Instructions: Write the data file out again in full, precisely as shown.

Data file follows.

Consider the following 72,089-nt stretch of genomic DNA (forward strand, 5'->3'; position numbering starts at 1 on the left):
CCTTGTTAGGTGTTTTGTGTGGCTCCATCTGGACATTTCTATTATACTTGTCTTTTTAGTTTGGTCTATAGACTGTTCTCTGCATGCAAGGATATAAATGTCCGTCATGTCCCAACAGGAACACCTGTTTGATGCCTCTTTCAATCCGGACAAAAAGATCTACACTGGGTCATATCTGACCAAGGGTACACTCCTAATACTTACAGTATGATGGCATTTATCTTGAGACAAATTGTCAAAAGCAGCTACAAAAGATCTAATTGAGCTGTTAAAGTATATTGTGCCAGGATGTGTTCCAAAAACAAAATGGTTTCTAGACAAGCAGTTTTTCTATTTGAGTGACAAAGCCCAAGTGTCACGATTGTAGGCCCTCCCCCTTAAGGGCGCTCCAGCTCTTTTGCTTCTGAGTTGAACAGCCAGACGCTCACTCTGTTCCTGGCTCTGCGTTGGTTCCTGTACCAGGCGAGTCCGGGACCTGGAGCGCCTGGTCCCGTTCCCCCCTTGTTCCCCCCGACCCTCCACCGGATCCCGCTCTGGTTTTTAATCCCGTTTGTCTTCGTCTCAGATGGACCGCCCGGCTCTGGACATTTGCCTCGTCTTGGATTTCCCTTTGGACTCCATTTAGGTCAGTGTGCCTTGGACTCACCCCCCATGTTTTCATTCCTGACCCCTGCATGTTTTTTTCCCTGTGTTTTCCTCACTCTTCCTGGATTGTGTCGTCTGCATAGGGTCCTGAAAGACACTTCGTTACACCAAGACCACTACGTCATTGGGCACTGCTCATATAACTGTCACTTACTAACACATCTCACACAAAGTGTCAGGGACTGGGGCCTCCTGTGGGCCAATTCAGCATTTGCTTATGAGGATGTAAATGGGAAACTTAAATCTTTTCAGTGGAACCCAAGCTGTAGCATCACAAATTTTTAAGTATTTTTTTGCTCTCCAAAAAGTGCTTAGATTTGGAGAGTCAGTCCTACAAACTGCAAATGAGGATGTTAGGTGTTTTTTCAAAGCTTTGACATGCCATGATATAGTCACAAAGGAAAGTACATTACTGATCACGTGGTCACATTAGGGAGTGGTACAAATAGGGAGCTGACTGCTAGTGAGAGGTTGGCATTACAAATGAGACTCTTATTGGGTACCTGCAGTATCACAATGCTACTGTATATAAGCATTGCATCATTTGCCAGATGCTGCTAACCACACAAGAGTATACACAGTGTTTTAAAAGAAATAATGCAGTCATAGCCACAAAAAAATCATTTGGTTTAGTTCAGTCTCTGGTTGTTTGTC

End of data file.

Consider the following 72,089-nt stretch of genomic DNA (forward strand, 5'->3'; position numbering starts at 1 on the left):
CCTTGTTAGGTGTTTTGTGTGGCTCCATCTGGACATTTCTATTATACTTGTCTTTTTAGTTTGGTCTATAGACTGTTCTCTGCATGCAAGGATATAAATGTCCGTCATGTCCCAACAGGAACACCTGTTTGATGCCTCTTTCAATCCGGACAAAAAGATCTACACTGGGTCATATCTGACCAAGGGTACACTCCTAATACTTACAGTATGATGGCATTTATCTTGAGACAAATTGTCAAAAGCAGCTACAAAAGATCTAATTGAGCTGTTAAAGTATATTGTGCCAGGATGTGTTCCAAAAACAAAATGGTTTCTAGACAAGCAGTTTTTCTATTTGAGTGACAAAGCCCAAGTGTCACGATTGTAGGCCCTCCCCCTTAAGGGCGCTCCAGCTCTTTTGCTTCTGAGTTGAACAGCCAGACGCTCACTCTGTTCCTGGCTCTGCGTTGGTTCCTGTACCAGGCGAGTCCGGGACCTGGAGCGCCTGGTCCCGTTCCCCCCTTGTTCCCCCCGACCCTCCACCGGATCCCGCTCTGGTTTTTAATCCCGTTTGTCTTCGTCTCAGATGGACCGCCCGGCTCTGGACATTTGCCTCGTCTTGGATTTCCCTTTGGACTCCATTTAGGTCAGTGTGCCTTGGACTCACCCCCCATGTTTTCATTCCTGACCCCTGCATGTTTTTTTCCCTGTGTTTTCCTCACTCTTCCTGGATTGTGTCGTCTGCATAGGGTCCTGAAAGACACTTCGTTACACCAAGACCACTACGTCATTGGGCACTGCTCATATAACTGTCACTTACTAACACATCTCACACAAAGTGTCAGGGACTGGGGCCTCCTGTGGGCCAATTCAGCATTTGCTTATGAGGATGTAAATGGGAAACTTAAATCTTTTCAGTGGAACCCAAGCTGTAGCATCACAAATTTTTAAGTATTTTTTTGCTCTCCAAAAAGTGCTTAGATTTGGAGAGTCAGTCCTACAAACTGCAAATGAGGATGTTAGGTGTTTTTTCAAAGCTTTGACATGCCATGATATAGTCACAAAGGAAAGTACATTACTGATCACGTGGTCACATTAGGGAGTGGTACAAATAGGGAGCTGACTGCTAGTGAGAGGTTGGCATTACAAATGAGACTCTTATTGGGTACCTGCAGTATCACAATGCTACTGTATATAAGCATTGCATCATTTGCCAGATGCTGCTAACCACACAAGAGTATACACAGTGTTTTAAAAGAAATAATGCAGTCATAGCCACAAAAAAATCATTTGGTTTAGTTCAGTCTCTGGTTGTTTGTC